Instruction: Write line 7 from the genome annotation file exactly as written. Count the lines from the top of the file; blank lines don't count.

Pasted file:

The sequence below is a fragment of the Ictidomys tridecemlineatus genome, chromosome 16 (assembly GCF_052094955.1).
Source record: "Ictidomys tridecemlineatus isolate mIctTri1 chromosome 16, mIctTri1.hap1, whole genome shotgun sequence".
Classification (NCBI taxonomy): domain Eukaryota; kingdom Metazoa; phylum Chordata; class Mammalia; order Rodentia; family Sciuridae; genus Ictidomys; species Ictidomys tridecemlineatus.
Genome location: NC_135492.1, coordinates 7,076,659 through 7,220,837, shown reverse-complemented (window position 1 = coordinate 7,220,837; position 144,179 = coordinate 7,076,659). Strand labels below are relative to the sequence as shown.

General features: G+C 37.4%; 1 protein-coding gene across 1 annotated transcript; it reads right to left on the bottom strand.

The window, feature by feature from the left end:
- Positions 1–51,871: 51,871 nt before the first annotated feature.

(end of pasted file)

- Positions 1–51,871: 51,871 nt before the first annotated feature.